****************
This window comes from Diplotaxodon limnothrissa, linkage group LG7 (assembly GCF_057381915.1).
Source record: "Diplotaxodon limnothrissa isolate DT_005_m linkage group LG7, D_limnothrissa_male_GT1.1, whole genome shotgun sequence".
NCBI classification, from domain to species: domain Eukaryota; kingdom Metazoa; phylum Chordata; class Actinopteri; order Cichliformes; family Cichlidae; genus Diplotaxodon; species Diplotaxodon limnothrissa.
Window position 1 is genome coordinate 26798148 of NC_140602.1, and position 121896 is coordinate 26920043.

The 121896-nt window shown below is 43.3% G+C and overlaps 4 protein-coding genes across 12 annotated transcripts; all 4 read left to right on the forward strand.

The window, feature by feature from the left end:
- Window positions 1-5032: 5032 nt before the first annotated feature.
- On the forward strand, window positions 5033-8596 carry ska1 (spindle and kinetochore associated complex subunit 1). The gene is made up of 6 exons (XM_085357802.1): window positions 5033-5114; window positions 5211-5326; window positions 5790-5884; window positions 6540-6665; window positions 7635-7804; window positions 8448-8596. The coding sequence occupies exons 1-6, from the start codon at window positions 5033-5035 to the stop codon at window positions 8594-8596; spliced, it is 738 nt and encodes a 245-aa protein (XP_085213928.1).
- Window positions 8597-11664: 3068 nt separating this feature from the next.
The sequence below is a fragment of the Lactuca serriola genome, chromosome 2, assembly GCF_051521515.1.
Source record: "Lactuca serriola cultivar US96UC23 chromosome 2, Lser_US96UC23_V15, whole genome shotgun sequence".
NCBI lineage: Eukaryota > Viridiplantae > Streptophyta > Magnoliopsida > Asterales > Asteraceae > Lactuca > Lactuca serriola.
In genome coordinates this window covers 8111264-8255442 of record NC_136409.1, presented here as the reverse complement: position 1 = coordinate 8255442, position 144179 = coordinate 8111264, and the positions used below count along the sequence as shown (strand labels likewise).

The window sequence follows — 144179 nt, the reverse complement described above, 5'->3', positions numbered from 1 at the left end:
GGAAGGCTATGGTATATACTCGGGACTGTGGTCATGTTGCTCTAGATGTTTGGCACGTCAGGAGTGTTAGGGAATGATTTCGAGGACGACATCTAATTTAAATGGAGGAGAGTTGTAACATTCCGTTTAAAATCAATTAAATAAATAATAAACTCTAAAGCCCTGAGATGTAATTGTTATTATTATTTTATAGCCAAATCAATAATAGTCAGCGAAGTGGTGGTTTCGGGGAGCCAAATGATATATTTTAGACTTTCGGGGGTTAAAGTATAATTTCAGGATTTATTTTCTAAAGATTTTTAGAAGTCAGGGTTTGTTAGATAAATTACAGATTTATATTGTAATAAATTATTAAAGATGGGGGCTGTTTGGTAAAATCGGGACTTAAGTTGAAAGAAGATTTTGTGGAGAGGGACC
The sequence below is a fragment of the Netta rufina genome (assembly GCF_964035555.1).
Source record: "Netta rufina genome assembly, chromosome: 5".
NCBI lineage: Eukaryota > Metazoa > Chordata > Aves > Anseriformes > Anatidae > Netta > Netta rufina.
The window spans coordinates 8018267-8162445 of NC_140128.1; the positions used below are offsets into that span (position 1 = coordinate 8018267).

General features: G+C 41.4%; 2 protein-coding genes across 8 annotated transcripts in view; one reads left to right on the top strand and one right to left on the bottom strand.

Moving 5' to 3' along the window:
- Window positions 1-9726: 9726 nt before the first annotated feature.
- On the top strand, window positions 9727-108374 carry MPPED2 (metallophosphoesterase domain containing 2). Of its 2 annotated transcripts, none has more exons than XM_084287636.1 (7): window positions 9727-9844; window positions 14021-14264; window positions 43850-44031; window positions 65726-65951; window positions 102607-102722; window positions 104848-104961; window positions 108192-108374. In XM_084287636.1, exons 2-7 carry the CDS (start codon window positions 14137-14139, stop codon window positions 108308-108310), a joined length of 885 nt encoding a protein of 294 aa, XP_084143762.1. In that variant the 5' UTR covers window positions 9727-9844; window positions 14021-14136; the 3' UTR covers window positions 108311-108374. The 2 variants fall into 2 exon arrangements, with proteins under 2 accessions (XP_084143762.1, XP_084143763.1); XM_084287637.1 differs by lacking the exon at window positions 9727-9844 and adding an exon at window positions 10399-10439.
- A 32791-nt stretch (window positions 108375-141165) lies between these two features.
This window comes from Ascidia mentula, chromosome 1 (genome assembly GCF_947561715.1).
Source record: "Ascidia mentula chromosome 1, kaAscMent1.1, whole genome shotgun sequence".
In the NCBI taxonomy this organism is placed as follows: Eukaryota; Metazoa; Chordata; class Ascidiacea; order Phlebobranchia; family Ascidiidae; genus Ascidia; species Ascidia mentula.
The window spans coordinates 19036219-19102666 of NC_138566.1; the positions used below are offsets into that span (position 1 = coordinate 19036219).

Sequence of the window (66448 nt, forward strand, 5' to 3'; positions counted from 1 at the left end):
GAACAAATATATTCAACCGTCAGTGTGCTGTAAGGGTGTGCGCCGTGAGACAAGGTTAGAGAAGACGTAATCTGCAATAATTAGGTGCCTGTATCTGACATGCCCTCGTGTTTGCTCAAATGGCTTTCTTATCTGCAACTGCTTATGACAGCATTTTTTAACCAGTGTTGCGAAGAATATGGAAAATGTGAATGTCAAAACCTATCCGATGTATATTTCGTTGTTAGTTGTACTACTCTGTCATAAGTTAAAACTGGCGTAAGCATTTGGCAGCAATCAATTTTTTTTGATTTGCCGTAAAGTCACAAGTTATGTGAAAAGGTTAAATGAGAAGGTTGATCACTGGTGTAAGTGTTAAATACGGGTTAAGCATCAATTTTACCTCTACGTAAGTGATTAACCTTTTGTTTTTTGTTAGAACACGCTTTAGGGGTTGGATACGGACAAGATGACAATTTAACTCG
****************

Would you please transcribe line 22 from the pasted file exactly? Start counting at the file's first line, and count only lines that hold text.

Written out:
- Window positions 1-9726: 9726 nt before the first annotated feature.